A list of 2019 releases seen this year across the U.S., Sydney, and occasionally, VOD and mid-air. As a result, there are some late 2018 releases, and it’s a week late so I could get to the late 2019 releases I missed.
Initial tweet-reactions to the higher rated films included. In alphabetical order, by star rating…
To execute with such precision at its monumental scale is a high stakes, technical magic trick that made me feel like I’m experiencing something entirely new in cinema. Would watch an 8-part series on the making-of.
Ash is Purest White
A sweeping look at how China is modernising over the last 20 years, with the one constant being a commanding, captivating Zhao Tao, and her journey through it all. The kind of film you’re happy to let wash over you.
Unprecedented in scope in what it attempts to cap off. Does so in utterly satisfying fashion time and time again, while not being afraid to look back. Big character moments, laughs, and comic book fan service. Bravo, Marvel.
Veritably despairing and pointed. An astonishing set of performances, the young lead in particular. Don’t quite know how the director managed to conjure it up.
A beguiling, methodical Gabriela Cartol puts you through the wringer in a mighty performance that carries this coldly-observed portrait.
A crushing decoction of human emotion from the ground in Aleppo, captured with a fearlessness and purpose that is unimaginable. By far the most essential film of the year.
All that you can ask for and more in capturing the human existence, and our relationship to nature. The beekeeper is the best of us.
There’s a scene where she looks on with the joy of a proud mother, as a kid enjoys a piece of honeycomb she extracted, and then it cuts to a gluttonous family feast that’s been bought with basically ruining nature. It’s perfect.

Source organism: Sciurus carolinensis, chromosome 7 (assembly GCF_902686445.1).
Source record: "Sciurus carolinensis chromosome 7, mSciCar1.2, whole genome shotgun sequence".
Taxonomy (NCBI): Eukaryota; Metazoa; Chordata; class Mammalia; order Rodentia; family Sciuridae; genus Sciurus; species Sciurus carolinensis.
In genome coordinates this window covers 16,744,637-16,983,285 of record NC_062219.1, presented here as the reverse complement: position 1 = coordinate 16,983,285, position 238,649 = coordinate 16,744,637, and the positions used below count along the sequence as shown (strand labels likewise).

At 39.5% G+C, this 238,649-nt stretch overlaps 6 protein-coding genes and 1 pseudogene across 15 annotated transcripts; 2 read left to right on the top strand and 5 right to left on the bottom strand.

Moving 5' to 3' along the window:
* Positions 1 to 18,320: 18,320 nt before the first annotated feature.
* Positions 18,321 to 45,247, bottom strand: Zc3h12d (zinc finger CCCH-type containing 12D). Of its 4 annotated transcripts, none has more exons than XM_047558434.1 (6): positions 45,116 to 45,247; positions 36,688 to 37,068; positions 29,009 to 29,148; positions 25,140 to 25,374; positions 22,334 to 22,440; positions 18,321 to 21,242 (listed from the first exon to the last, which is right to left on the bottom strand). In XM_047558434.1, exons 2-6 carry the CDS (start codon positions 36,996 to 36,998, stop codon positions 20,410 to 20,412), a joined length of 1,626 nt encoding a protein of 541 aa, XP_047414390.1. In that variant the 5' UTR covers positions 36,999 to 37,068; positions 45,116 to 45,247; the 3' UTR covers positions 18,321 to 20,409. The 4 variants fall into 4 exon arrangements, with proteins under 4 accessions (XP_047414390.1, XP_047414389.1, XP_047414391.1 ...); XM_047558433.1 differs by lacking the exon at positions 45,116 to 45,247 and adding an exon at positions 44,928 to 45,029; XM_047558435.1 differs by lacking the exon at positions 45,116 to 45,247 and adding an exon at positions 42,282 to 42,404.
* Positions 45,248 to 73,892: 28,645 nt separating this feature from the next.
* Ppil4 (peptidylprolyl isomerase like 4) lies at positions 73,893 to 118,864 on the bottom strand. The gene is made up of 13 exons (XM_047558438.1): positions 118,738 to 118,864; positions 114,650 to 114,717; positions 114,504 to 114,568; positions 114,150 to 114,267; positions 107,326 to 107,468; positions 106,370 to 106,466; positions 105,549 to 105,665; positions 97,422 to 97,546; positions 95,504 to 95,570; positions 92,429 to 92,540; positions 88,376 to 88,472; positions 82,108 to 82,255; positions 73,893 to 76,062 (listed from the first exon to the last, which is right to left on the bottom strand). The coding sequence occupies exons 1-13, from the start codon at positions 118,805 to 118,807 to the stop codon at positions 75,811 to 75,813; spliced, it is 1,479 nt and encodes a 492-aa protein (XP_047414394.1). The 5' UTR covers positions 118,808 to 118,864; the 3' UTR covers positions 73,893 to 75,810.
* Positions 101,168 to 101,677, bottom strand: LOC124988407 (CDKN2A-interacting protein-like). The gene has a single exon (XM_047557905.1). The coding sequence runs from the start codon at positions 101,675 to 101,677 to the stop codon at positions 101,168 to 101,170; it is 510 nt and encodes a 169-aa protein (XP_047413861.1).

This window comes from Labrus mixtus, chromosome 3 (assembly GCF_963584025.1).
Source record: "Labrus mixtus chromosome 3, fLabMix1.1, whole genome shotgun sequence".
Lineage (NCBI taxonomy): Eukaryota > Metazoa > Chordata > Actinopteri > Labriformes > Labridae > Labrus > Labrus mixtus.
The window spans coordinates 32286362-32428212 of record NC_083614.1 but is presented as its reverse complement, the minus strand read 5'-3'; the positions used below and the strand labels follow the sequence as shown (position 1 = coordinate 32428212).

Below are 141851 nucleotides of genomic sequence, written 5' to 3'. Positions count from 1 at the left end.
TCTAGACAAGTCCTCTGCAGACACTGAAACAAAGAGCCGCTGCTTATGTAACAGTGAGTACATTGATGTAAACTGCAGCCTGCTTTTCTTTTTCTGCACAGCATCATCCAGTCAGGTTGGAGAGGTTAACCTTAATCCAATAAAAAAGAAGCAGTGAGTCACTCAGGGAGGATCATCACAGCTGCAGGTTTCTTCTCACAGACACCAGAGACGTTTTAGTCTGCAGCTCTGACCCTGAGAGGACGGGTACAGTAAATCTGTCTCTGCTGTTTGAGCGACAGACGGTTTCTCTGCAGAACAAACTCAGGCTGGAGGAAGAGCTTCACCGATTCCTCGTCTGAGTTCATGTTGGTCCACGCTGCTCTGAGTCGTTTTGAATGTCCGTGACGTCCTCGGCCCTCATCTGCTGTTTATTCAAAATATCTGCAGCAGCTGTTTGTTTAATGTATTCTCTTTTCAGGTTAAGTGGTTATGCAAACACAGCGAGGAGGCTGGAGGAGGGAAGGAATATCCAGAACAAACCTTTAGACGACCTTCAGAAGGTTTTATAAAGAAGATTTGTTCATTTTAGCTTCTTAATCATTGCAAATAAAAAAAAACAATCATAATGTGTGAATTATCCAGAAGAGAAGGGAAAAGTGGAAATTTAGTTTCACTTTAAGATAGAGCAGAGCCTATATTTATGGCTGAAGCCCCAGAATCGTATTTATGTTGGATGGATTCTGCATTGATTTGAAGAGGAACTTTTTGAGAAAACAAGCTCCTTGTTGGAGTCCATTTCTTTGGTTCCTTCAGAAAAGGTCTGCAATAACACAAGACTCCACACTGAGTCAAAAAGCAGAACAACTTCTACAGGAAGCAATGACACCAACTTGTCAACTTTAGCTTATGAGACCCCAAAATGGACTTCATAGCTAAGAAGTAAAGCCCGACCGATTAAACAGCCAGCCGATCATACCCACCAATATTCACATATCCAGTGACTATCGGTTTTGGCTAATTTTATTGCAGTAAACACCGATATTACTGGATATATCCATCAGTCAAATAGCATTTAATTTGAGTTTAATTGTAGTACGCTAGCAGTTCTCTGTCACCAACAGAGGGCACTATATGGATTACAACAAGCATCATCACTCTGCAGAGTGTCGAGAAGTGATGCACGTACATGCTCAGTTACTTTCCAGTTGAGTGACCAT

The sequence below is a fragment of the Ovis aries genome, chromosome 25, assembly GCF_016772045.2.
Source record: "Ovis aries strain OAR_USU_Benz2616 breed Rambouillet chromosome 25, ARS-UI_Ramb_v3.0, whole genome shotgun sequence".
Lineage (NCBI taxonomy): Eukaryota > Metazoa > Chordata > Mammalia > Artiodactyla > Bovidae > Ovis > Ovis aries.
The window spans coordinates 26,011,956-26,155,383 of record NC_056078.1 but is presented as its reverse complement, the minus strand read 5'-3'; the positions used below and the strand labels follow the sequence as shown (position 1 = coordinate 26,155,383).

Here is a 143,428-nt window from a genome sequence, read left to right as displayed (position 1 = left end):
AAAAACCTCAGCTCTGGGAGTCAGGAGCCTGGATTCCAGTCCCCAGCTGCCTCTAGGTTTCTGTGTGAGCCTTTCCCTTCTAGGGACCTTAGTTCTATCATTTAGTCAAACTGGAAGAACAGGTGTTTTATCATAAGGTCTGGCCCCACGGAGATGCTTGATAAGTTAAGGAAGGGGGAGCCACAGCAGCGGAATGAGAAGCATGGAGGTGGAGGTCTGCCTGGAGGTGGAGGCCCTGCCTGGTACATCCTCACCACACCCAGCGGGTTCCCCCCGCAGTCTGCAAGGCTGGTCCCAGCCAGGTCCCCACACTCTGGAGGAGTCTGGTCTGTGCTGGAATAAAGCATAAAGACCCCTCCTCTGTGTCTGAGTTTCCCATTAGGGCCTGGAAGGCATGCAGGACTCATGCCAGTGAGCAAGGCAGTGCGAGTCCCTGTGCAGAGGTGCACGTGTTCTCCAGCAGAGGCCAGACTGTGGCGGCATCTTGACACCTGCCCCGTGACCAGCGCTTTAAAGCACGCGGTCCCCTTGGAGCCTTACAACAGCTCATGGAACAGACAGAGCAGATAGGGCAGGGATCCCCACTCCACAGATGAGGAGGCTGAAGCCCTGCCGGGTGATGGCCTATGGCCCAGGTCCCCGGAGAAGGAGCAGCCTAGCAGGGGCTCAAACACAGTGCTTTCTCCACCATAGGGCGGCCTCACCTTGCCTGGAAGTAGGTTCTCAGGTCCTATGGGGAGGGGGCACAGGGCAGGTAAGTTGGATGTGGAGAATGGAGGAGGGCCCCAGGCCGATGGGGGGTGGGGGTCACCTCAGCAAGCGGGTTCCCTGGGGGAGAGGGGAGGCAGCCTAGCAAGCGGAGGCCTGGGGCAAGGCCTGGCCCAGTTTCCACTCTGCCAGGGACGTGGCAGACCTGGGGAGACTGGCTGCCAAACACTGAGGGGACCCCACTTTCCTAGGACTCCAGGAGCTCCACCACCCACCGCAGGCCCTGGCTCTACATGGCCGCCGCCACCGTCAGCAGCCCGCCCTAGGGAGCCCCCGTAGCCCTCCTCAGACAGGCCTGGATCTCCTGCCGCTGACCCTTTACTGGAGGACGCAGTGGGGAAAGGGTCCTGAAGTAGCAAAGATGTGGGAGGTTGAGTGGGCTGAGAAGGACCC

LaBeouf uniquely bares his soul and the trauma of his life. Noah Jupe is nothing short of astonishing.
A dangerous film, practically devoid of light. Joaquin is peerless, and this is a performance for the ages, finely attuned on many a level. The movement of the camera and score are excellent in building the mood too. Loved the homage at the end.
The Last Black Man in San Francisco
Boisterous and brimming with confidence right from the get-go, casting a golden gaze on the city; not so much the current inhabitants. Top notch musical choices.
The warmth, loving, laughter, and sense of family that comes with these characters streams out of the screen and gives you a hug. Timmy is a dream, the costume designs are a treat.
Long Day’s Journey into Night
A film lover’s dream, playing with the visual building blocks of cinema in spectacular ways. There are shots of water and glass that are godly. Oh, and then let’s throw in a one-hour single take.
A scintillating screenplay about race and White guilt in America, paired with a wickedly-good Kelvin Harrison Jr! Kept me afraid and uneasy until the very end. Glad to see Naomi Watts back to her best, and lord is there a lot of reading to do now to process it all.
The most striking opening to a film in recent memory. Cinematic in the truest sense, exploding with rawness. The Q&A after illuminated how carefully put together it actually was.
A non-stop rollercoaster of entertainment, empathy, and incisive class commentary, morphing wildly in tone. Executed with consummate confidence. Can’t get over how well it evokes and uses smell to say so much.
Portrait of a Lady on Fire
A heart-swelling crescendo that is all art.
Elegant, ingenious, purposeful. How often can you associate that with an action film? Sublime set design, framing, and use of slow-motion as well.
Toy Story 4
Has no right to be the best of the bunch, but here we are. The adults were laughing way more than the kids. Large parts of it are plain dark and odd (in a good way). The animation is mind-bogglingly gorgeous!
Gets exponentially better as it goes along, culminating in ALL the heartstrings being tugged. Grounded in reality, and makes the small moments matter. Jessie Buckley is the real deal.
A symphony of screaming and raucous energy, orchestrated by two maestros in the Safdies, propelled by Adam Sandler at his very best. It’s also the greatest NBA film of all time.